On Approval (by Frederick Lonsdale)
April 15, 2019
ON APPROVAL by Frederick Lonsdale.
This sparkling four-character comedy is a riot and one we’re very much looking forward to sharing! The exacting and difficult Maria Wislack is a widow who decides to take timid Richard Halton away to her Scottish island for a month’s trial “on approval” to see if he is compatible as a possible marriage partner. The egotistical and difficult Duke of Bristol (who is in dangerous financial straits) contrives to be there as well. Helen, the astonishingly wealthy heiress, also arrives. Madness ensues as circumstances force all four of them to stay on the island for the month. This rarely seen comedy by one of the forgotten British Masters is sure to tickle you. It’s a comedy about sex roles, society, class systems, and high finance…a perfect way to celebrate tax day!
Directed by Pamela Hunt
Stage Managers … Nathan K. Claus, Jessica Kate Matthews
About author Frederick Lonsdale
Each month, Project Shaw brings you either one of Shaw’s scintillating plays or a play by those who shared his ‘art as activism’ view of life. This is the acclaimed staged reading series that has been playing to sold-out crowds for the last 13 years!
“Gingold Theatrical Group provides an invaluable — and unique — service to New Yorkers. Not only does it keep topnotch productions of great works of art before the public on a regular basis as no other theater company can, but it also does something less obvious. It keeps the tradition of intelligent argument, embodied in Shaw’s plays but otherwise much lacking from public discourse, alive for those who need it most: the thinking people of a great city.” — Jesse Green, New York Magazine.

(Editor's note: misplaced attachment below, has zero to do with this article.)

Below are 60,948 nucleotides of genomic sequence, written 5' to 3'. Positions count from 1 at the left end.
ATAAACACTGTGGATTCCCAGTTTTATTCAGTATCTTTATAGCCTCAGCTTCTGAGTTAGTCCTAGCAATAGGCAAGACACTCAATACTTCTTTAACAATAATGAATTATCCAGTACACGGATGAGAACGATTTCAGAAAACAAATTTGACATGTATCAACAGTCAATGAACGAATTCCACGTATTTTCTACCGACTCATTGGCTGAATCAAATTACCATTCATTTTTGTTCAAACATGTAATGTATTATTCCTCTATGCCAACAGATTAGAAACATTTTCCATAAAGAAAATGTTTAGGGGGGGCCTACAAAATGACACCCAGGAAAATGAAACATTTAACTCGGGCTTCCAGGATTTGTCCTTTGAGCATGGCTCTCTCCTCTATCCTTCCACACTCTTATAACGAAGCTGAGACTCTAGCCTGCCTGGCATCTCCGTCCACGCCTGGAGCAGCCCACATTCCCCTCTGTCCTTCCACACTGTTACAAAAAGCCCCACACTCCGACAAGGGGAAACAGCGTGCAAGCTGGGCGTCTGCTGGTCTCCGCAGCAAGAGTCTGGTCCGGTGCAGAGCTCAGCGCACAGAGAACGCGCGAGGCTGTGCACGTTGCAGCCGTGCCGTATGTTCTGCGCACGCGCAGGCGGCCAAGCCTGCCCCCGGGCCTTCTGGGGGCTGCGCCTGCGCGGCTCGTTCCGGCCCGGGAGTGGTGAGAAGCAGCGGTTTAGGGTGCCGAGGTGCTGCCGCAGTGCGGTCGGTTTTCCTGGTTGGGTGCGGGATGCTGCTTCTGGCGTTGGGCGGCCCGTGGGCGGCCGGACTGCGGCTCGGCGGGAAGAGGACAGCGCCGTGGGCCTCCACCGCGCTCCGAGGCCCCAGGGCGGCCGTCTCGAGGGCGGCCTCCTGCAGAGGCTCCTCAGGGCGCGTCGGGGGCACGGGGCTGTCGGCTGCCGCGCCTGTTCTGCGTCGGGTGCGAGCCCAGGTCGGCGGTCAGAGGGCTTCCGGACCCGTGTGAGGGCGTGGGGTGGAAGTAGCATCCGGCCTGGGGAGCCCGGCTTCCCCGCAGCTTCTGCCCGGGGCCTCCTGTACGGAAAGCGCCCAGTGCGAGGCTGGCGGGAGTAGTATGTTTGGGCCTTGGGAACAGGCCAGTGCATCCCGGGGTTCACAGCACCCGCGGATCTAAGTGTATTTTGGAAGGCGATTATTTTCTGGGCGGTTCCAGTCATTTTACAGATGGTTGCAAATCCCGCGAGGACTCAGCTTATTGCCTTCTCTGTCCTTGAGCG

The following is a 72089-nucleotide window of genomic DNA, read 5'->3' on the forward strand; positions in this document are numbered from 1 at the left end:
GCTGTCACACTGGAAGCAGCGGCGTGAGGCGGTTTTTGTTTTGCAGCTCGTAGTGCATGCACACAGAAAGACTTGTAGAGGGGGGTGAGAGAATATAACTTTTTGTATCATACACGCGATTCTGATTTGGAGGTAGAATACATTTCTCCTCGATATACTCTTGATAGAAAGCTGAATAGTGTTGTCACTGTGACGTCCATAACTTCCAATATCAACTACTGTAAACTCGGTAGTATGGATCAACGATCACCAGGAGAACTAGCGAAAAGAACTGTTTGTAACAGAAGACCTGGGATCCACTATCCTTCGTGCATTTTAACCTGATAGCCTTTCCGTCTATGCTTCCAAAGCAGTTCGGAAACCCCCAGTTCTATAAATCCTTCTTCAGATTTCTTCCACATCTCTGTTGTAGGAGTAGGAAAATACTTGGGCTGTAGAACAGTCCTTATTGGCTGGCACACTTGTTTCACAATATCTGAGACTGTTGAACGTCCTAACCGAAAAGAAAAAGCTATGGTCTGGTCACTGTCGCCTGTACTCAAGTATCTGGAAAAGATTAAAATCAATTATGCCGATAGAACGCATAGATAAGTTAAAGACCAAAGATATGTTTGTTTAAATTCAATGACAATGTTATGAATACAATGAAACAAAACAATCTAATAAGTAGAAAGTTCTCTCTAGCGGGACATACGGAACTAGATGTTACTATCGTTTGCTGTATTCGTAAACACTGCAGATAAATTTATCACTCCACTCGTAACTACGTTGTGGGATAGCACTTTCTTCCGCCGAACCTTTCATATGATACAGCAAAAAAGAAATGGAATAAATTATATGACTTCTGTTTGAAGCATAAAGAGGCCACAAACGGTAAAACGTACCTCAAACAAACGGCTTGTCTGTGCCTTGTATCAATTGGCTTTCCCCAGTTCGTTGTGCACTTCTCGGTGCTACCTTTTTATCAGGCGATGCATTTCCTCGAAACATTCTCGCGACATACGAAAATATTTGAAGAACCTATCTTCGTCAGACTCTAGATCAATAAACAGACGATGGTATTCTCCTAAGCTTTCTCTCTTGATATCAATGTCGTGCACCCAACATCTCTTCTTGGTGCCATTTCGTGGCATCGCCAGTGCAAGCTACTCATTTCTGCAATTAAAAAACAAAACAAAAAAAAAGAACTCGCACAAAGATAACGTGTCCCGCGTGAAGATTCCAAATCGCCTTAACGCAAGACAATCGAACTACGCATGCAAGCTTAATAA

Unique Script-In-Hand Performances!
ON APPROVAL by Frederick Lonsdale (1881-1954) caused quite a sensation in its day. People were eager to forget the horrors of World War I and the 1920s became the Decade of Youth. After the decimation of an entire generation of young men, the disillusioned 20-somethings of the 20s seemed determined to not let their elders lead them any further toward the dark side. It became the Jazz Age, and women’s’ rights became a major socio-political issue. This play bounces off the premise of two unmarried couples larking away for a month in Scotland. That, in itself, wasn’t as shocking as the notion that the plot was driven by a woman wanting to take a man away ‘on approval’ before subjecting herself to marriage.
Frederick Lonsdale may be unknown to you, but he was a brilliant celebrity in his day. He was extremely social and very much enjoyed the high life in London’s high society. His two plays written just before this one, Aren’t We All and The Last of Mrs. Cheyney also featured particularly headstrong women and were huge hits. Though some of his plays were filmed (most notably Mrs Cheney with Joan Crawford) his popularity waned during the second World War. He became known, most notably, for his grandsons, the actors Edward and James Fox, and the film producer, Robert Fox.
This play was introduced to me by our company’s name-sake, my godmother Hermione Gingold, who knew Mr. Lonsdale very well and had always longed to perform in his plays. She described him as “aside from darling Noël Coward (with whom she had begun her career when still a child) Lonsdale was the best-dressed man in London…and the most charming.”–David Staller